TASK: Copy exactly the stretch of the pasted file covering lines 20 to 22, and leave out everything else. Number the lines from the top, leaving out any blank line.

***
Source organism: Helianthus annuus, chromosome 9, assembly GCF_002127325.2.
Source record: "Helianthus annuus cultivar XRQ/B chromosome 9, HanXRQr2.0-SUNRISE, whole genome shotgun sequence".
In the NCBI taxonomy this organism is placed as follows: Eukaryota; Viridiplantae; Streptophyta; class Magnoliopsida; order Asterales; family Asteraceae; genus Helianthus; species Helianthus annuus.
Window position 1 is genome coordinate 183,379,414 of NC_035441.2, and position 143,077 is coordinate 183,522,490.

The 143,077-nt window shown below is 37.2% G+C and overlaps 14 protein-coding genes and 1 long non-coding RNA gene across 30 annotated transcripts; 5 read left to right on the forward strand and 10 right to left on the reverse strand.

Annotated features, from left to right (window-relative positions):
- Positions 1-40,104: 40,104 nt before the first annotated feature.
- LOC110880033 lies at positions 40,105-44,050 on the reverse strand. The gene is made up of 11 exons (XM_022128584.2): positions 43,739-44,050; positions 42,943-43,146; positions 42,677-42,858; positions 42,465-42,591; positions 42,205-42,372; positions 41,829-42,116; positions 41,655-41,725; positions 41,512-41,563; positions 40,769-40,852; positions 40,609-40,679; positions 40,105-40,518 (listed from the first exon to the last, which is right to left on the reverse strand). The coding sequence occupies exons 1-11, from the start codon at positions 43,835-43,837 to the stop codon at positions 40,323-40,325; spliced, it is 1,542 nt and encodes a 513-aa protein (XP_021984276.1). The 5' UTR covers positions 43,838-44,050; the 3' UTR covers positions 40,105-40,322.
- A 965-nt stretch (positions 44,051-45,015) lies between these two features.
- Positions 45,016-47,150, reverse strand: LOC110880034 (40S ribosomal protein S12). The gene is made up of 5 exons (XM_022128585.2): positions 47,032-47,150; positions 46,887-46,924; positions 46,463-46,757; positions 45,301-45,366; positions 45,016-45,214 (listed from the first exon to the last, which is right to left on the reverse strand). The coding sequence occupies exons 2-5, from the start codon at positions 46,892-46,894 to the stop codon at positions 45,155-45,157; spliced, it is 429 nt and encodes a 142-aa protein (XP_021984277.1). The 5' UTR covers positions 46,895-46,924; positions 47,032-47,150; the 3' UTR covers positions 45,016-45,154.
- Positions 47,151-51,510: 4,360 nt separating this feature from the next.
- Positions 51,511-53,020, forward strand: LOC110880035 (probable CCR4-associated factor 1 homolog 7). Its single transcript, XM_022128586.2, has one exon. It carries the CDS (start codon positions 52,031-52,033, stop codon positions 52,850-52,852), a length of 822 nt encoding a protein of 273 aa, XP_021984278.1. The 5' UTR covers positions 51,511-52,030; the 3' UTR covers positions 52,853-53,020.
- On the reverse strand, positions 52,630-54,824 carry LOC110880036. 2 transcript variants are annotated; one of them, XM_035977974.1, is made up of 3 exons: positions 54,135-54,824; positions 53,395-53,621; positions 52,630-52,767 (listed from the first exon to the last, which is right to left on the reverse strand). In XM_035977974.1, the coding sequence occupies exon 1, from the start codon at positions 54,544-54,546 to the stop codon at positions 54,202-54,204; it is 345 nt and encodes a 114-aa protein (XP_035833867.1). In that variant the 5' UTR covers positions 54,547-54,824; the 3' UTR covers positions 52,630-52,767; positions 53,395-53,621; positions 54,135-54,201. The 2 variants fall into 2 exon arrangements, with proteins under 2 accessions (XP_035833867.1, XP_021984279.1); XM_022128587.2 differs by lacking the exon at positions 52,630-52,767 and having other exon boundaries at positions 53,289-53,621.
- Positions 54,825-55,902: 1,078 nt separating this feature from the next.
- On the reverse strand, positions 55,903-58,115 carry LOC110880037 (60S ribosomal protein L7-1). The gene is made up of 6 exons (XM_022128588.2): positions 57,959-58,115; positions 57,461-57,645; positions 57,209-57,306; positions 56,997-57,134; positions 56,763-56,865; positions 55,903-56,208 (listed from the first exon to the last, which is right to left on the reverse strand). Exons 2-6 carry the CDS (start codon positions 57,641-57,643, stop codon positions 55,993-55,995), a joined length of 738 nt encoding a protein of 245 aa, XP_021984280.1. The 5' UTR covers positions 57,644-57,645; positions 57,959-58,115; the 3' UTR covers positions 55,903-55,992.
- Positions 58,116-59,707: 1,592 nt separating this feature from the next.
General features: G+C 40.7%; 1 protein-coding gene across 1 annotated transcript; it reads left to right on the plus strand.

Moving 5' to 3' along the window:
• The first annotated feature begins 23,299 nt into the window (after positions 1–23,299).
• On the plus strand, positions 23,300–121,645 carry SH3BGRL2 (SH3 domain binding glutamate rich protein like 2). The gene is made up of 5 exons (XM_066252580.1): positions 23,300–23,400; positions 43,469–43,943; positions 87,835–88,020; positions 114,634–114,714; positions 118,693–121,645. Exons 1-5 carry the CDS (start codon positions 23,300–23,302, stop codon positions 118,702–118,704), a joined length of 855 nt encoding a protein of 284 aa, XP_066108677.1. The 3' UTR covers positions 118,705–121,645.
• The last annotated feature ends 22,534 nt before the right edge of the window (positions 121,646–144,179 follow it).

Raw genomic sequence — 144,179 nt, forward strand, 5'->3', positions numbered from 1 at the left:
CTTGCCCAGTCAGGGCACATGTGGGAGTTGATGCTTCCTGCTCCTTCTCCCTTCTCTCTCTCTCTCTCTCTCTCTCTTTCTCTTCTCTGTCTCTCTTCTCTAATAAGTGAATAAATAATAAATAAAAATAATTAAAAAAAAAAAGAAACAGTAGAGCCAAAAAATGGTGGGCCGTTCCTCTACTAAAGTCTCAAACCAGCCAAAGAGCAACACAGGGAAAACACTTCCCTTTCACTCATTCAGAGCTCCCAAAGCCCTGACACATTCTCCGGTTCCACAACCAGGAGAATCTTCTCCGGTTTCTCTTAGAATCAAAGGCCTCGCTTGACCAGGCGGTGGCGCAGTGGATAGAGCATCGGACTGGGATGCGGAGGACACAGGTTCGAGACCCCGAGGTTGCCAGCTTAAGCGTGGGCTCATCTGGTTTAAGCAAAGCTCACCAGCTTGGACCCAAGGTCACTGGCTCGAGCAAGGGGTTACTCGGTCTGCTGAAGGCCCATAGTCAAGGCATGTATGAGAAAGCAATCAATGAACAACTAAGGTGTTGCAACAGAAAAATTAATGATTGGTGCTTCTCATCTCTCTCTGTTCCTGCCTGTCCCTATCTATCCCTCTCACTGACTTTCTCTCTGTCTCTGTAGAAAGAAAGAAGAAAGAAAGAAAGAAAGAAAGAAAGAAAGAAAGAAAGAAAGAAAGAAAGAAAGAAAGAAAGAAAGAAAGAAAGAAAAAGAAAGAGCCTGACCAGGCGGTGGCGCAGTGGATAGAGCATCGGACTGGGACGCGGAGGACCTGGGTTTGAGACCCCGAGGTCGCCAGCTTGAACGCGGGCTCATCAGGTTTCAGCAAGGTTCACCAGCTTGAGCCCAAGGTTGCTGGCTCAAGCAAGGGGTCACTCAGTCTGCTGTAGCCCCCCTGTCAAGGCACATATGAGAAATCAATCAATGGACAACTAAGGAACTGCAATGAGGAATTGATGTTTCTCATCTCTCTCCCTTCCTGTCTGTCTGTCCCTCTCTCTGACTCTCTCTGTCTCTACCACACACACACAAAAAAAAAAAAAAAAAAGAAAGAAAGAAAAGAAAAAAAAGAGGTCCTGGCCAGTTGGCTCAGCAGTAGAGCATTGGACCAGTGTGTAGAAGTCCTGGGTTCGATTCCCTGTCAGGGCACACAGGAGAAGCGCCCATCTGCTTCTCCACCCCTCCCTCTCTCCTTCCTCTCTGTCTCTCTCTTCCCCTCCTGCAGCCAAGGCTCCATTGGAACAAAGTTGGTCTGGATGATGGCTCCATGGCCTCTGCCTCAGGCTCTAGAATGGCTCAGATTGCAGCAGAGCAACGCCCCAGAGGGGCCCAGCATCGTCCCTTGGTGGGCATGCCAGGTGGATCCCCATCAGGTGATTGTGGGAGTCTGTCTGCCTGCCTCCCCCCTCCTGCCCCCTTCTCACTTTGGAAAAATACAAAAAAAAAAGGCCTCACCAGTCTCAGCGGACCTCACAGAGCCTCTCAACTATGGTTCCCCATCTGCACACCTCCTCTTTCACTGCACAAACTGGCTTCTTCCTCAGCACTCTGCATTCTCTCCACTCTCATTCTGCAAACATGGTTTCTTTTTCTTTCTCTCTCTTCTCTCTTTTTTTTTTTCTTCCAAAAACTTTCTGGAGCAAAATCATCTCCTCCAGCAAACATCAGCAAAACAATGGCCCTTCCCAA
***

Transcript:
• On the plus strand, positions 23,300–121,645 carry SH3BGRL2 (SH3 domain binding glutamate rich protein like 2). The gene is made up of 5 exons (XM_066252580.1): positions 23,300–23,400; positions 43,469–43,943; positions 87,835–88,020; positions 114,634–114,714; positions 118,693–121,645. Exons 1-5 carry the CDS (start codon positions 23,300–23,302, stop codon positions 118,702–118,704), a joined length of 855 nt encoding a protein of 284 aa, XP_066108677.1. The 3' UTR covers positions 118,705–121,645.
• The last annotated feature ends 22,534 nt before the right edge of the window (positions 121,646–144,179 follow it).

Raw genomic sequence — 144,179 nt, forward strand, 5'->3', positions numbered from 1 at the left: